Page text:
More Than 1,000 Turn out for 3rd AnnualTurkey Trot
By Joseph Lindberg
Faribault Daily News
November 24, 2011


Video courtesy of Faribault Daily News

More than 1,000 people registered for the third annual Turkey Trot, a Thanksgiving Day 5k that benefits the non-profit organization Infants Remembered in Silence (IRIS). The non-profit offers support and assistance to those parents and families that lost a child during pregnancy or infancy. (Joseph Lindberg/Daily News)

Faribault may have a bit of a phenomenon on its hands.
More than 1,000 people showed up at Faribault Middle School Thursday morning for the third annual Turkey Trot, a 5K run and walk to raise money for Infants Remembered In Silence (IRIS). Enthusiasm for the event was contagious as the gymnasium filled with people registering for the event. By 8:40 a.m., 17th Street Southwest was packed with people on a clear and - compared to the 2010 event - warm morning.

"It's amazing, it's grown so much," said Sue Reuvers, a longtime organizer. She was clad in a mascot-sized turkey outfit and went by the moniker "Trot" for most of the morning. "I saw all the people and just got chills."

IRIS is a local non-profit that provides support, education and resources to parents and families that experience the death of a child during pregnancy or during infancy. An event bringing awareness to such a tragic moment is expected to be sad - but there was no evidence of that Thursday morning.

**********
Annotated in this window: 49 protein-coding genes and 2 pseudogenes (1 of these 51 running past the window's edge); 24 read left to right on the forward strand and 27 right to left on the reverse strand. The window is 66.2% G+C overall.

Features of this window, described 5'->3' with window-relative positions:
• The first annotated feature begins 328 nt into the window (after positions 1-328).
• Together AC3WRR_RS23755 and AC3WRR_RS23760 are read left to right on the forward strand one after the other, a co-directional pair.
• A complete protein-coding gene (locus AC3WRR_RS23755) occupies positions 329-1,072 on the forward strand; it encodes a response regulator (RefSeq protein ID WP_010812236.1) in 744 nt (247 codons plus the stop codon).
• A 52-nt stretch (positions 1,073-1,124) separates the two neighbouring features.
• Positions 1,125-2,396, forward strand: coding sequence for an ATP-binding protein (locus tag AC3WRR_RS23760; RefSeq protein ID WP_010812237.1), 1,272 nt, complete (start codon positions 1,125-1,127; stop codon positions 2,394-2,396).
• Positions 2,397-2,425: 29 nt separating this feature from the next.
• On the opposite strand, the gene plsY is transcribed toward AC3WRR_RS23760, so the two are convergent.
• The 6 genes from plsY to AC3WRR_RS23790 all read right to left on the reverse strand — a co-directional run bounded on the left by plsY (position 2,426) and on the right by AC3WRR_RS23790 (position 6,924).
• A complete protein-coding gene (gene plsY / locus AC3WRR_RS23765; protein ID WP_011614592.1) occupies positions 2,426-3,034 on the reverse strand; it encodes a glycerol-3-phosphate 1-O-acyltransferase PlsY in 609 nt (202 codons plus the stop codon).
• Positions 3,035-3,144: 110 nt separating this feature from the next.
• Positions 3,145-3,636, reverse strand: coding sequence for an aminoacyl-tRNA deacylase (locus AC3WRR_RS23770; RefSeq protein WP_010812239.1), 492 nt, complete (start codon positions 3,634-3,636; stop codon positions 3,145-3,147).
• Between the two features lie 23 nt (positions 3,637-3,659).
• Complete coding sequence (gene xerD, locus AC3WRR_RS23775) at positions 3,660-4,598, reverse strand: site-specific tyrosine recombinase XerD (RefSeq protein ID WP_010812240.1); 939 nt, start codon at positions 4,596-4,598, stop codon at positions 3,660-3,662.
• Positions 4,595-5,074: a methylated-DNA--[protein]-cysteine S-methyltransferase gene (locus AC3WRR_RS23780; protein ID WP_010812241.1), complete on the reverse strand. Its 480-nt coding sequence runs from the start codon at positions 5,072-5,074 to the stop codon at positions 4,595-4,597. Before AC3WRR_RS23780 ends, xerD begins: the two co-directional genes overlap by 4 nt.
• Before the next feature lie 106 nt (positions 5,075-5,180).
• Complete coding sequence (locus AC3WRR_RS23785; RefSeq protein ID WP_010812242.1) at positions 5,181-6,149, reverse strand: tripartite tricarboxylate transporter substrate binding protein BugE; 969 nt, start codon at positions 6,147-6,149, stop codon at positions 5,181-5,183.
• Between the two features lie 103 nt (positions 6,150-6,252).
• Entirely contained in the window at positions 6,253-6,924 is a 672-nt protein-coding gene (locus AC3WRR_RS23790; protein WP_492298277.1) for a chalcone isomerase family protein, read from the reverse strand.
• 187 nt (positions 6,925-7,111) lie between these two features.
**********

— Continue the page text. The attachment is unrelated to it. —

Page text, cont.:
"It's all about the children, and there is grief," said Father Kevin Finnegan, who led a prayer before the race started. "But it's also about hope. You see the love these children have brought out in these families."
Families and individuals that experienced loss were strengthened by the turnout, and forthright in sharing their stories.
"It's important this keeps growing, and keeps bringing awareness to those children," said Ryan Halter, 41. He said his sister lost a child shortly after birth. "You can't help but be filled with hope when you see all these people turn out."
Former WCCO news anchor Dennis Douda emceed the event. He was introduced to the cause by Turkey Trot Committee chairperson Deanna Kuennen, who herself experienced loss.
"The cause is more than worthy, it's an incredible resource for the community," said Douda."I plan on spending lots of time down here in Faribault."

Runners of all ages, dogs, entire families and even horses attended the event. T-shirt making stations and other activities were spread across the school gymnasium.
The viral nature of the event left many wondering how big it could get next year.
"I was told by a friend who was told by a friend," said Lindsey Brooks, 27. "It's a great cause and it's hard not to tell everyone you know to show up."

IRIS was founded in 1987 by Diana Sundwall after the full-term stillbirth of her son. The resources and support that she needed were not available - and IRIS was formed with the specific goal of assisting parents who experience the death of a child.
The program has grown over the years and today offers many services only available through IRIS. IRIS provides services to six counties in southeastern Minnesota - Dodge, Le Sueur, Goodhue, Rice, Steele and Waseca.
On average, nearly 7,000 people a year benefit from IRIS services, and for each child that dies IRIS spends approximately $450 in the first year following the death.